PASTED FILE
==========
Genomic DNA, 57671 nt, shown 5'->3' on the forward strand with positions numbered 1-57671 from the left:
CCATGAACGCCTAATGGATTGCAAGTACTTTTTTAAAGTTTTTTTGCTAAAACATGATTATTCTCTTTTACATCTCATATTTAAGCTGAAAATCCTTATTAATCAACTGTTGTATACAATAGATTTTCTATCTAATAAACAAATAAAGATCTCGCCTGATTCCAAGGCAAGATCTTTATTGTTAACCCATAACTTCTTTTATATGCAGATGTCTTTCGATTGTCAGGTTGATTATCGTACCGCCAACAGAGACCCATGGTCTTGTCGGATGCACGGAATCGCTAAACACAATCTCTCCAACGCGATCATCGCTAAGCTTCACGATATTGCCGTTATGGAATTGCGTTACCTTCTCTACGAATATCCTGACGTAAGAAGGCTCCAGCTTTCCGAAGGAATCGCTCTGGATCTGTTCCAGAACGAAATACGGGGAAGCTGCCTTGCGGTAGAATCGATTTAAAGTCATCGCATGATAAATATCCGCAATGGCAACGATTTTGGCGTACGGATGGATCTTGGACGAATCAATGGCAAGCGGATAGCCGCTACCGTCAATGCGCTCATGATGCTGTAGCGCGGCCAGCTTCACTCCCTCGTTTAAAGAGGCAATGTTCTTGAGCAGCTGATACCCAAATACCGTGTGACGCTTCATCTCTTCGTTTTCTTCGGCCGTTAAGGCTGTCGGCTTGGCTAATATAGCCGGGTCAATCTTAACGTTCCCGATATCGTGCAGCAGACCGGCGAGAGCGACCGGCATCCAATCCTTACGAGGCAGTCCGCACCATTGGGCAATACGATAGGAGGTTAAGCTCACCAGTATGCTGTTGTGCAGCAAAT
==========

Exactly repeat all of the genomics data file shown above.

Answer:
Genomic DNA, 57671 nt, shown 5'->3' on the forward strand with positions numbered 1-57671 from the left:
CCATGAACGCCTAATGGATTGCAAGTACTTTTTTAAAGTTTTTTTGCTAAAACATGATTATTCTCTTTTACATCTCATATTTAAGCTGAAAATCCTTATTAATCAACTGTTGTATACAATAGATTTTCTATCTAATAAACAAATAAAGATCTCGCCTGATTCCAAGGCAAGATCTTTATTGTTAACCCATAACTTCTTTTATATGCAGATGTCTTTCGATTGTCAGGTTGATTATCGTACCGCCAACAGAGACCCATGGTCTTGTCGGATGCACGGAATCGCTAAACACAATCTCTCCAACGCGATCATCGCTAAGCTTCACGATATTGCCGTTATGGAATTGCGTTACCTTCTCTACGAATATCCTGACGTAAGAAGGCTCCAGCTTTCCGAAGGAATCGCTCTGGATCTGTTCCAGAACGAAATACGGGGAAGCTGCCTTGCGGTAGAATCGATTTAAAGTCATCGCATGATAAATATCCGCAATGGCAACGATTTTGGCGTACGGATGGATCTTGGACGAATCAATGGCAAGCGGATAGCCGCTACCGTCAATGCGCTCATGATGCTGTAGCGCGGCCAGCTTCACTCCCTCGTTTAAAGAGGCAATGTTCTTGAGCAGCTGATACCCAAATACCGTGTGACGCTTCATCTCTTCGTTTTCTTCGGCCGTTAAGGCTGTCGGCTTGGCTAATATAGCCGGGTCAATCTTAACGTTCCCGATATCGTGCAGCAGACCGGCGAGAGCGACCGGCATCCAATCCTTACGAGGCAGTCCGCACCATTGGGCAATACGATAGGAGGTTAAGCTCACCAGTATGCTGTTGTGCAGCAAAT